Healthcare is one of the largest industries out there, and it is still growing at an incredibly fast rate. It also happens to be the number one most targeted industry for cyber-attacks, with cybercriminals developing increasingly crafty ways of sneaking past security systems and compromising sensitive data. This is not news, especially for channel folks, but it’s important to keep in mind with this week’s first story. On Monday, New Jersey-based medical laboratory company Quest Diagnostics announced that they had experienced a data breach, affecting approximately 34,000 people. In a press release, the company stated that the hackers broke in and made off with sensitive medical information such as names, dates of birth, lab results and telephone numbers. Thankfully, no financial information such as payment card numbers were stolen.
Attackers were able to gain access to the data via a mobile app called MyQuest by Care360, which allows patients to share and store electronic health records. The app, it turns out, was not secured properly. Quest pointed out that they were quick to leap into action as soon as the intrusion was detected. “When Quest Diagnostics discovered the intrusion, it immediately addressed the vulnerability,” stated Quest in the press release. “Quest is taking steps to prevent similar incidents from happening in the future, and is working with a leading cybersecurity firm to assist in investigating and further evaluating the company's systems. The investigation is ongoing and the unauthorized intrusion has been reported to law enforcement.”
It has been a rough year for the healthcare industry, and with the Quest Diagnostics breach, the compromise of healthcare networks has been rather violently resurfaced. “For hackers, developing a targeted attack is a significant effort, so it's no surprise that they focus on healthcare organizations that store highly valuable patient data (significantly more valuable than credit cards on the Dark Web!),” said Israel Levy, the CEO of security company BUFFERZONE, in an email to FoxNews.com. “[The Quest Diagnostics] breach is yet another indication that despite regulations like HIPAA, healthcare organizations still aren't doing enough to protect themselves.”
Data released in early 2016 by security researcher Ponemon Institute stated that breaches could be costing the healthcare industry $6.2 billion annually. There are quite a few reasons behind the onslaught of successful attacks and breaches that happen within the industry, but many experts point to good old fashioned negligence and lack of risk monitoring.
Our second story takes a look at the roles that the end customer and the service provider play in inadequate cybersecurity. Think back over some of the biggest hacks and security breaches that have occurred over the year. Over and over again, companies big and small across almost every industry inevitably fall victim to a cyber-attack. This begs the obvious question, “How does this keep happening?” Or, in plainer, more blunt terms, who is falling down on the job? According to author T.C. Doyle in an article on our sister site MSPmentor, the hacks aren’t happening because security consultants and service providers aren’t screwing up, but because customers are. “No matter their market, size or savvy, customers have to believe that somehow, somewhere, someone will compromise their ICT systems,” states Doyle. It has become an inevitability, but despite that, most businesses will “willfully downplay if not ignore security risks.”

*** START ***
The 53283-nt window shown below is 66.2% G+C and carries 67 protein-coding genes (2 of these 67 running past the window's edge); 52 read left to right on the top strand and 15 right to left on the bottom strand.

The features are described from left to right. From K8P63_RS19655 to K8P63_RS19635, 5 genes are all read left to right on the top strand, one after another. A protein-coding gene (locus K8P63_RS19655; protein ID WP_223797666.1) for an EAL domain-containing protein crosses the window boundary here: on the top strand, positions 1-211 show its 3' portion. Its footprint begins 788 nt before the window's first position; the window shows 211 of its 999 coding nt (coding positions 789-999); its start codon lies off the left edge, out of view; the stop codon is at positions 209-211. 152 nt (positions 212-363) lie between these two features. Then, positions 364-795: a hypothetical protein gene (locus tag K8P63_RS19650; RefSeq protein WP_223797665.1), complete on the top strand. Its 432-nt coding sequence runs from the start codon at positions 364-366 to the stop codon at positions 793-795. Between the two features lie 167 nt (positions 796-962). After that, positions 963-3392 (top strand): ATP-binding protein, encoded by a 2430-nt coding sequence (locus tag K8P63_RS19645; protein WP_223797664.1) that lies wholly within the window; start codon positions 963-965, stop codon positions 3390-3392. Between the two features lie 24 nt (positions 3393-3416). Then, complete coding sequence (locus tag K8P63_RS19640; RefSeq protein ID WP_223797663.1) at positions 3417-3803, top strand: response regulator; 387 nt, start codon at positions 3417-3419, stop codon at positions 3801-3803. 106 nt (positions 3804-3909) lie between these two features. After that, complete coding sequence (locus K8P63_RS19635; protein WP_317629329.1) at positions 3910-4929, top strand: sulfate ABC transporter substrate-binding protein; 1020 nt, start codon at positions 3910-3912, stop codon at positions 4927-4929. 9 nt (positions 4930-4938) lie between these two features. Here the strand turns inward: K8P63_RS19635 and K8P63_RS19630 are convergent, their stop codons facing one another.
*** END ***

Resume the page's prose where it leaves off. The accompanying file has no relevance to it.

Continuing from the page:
So, it’s not really a question of ignorance, it’s more of a “sweep it under the rug” type problem. There are many examples of this, with the data to back it up. This week for example, developer of a cyber security data analytics platform RedSeal released the results of a new survey on CEO confidence. The big finding: “more than 80 percent of CEOs are very confident in their firm’s cybersecurity strategies, despite the fact that security incidents have surged 66 percent year-over-year since 2009.”
Why is this? There are a number of things that could be to blame, but RedSeal found CEOs “still prioritize keeping hackers out of the network.” This, as most of us know by now, is an extremely outdated approach. Here’s where the talk of security deniers comes in. Doyle’s advice? “To help your customers in 2017, you’re going to have to persuade CEOs, even stubborn ones, that two immutable truths prevail today: bad actors won’t stop until they have compromised every organization’s data, systems and applications, and that employees are some of their most vulnerable assets—far more than the security cameras, Dropbox accounts and personal devices attached to their digital networks.”
Our last story takes a look at AWS Shield, a tool just released by Amazon Web Services. The new technology was created in the wake of the massive online attack that took out large sites such as Reddit, Netflix and Twitter to protect such sites against these types of distributed denial of service (DDoS) attacks. The technology comes in two levels, one called AWS Shield Standard with basic integrated DDoS protection, which will be default for AWS customers, and a premium version called AWS Shield Advanced, which is meant for more sophisticated and targeted online attacks.
“I think this will really help you protect yourselves even against the largest and most sophisticated attacks that we’ve seen out there,” said Werner Vogels, the Amazon chief technology officer, when announcing the product at a recent event. "We certainly hope so. It would be nice to see a security pivot work effectively." The attacks back in October targeted Dynamic Network Services Inc., better known as Dyn, which is among several providers of domain-name services to AWS. Shortly after the attacks started Friday morning, AWS discontinued its use of Dyn’s DNS services and rerouted traffic to other providers, restoring full service.